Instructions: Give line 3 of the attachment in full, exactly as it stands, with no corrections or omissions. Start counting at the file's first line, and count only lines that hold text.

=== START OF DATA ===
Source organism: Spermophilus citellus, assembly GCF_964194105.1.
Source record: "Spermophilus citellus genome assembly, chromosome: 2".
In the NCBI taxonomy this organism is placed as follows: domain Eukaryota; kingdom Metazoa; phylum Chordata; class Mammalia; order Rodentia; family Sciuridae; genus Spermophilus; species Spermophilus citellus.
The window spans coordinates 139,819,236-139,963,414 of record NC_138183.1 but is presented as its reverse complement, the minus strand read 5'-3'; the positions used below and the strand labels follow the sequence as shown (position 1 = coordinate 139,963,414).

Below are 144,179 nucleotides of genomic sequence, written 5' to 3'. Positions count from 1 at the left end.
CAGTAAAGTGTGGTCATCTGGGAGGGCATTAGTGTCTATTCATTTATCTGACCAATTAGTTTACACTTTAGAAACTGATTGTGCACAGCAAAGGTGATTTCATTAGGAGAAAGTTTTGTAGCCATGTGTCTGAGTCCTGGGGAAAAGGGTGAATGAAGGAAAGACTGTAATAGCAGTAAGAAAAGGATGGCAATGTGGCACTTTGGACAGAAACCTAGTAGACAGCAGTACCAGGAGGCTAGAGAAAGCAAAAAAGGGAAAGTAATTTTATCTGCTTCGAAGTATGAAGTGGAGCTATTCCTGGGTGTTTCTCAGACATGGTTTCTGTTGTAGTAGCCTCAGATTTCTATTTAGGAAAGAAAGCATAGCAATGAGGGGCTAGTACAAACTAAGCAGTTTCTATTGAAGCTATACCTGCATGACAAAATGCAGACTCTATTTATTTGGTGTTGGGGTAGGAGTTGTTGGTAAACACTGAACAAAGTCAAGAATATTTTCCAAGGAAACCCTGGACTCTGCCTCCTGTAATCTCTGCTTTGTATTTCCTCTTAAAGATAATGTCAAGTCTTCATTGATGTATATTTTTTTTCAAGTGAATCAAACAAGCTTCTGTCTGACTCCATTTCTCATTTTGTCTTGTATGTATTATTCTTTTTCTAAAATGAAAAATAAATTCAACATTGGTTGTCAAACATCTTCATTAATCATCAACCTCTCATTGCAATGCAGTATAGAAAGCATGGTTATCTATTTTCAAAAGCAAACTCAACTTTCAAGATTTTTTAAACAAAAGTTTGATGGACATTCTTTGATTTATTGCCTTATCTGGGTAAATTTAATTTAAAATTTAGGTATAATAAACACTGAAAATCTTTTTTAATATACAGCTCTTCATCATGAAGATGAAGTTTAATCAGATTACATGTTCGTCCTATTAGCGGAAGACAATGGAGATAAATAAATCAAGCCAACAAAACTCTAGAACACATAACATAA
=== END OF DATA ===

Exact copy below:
In the NCBI taxonomy this organism is placed as follows: domain Eukaryota; kingdom Metazoa; phylum Chordata; class Mammalia; order Rodentia; family Sciuridae; genus Spermophilus; species Spermophilus citellus.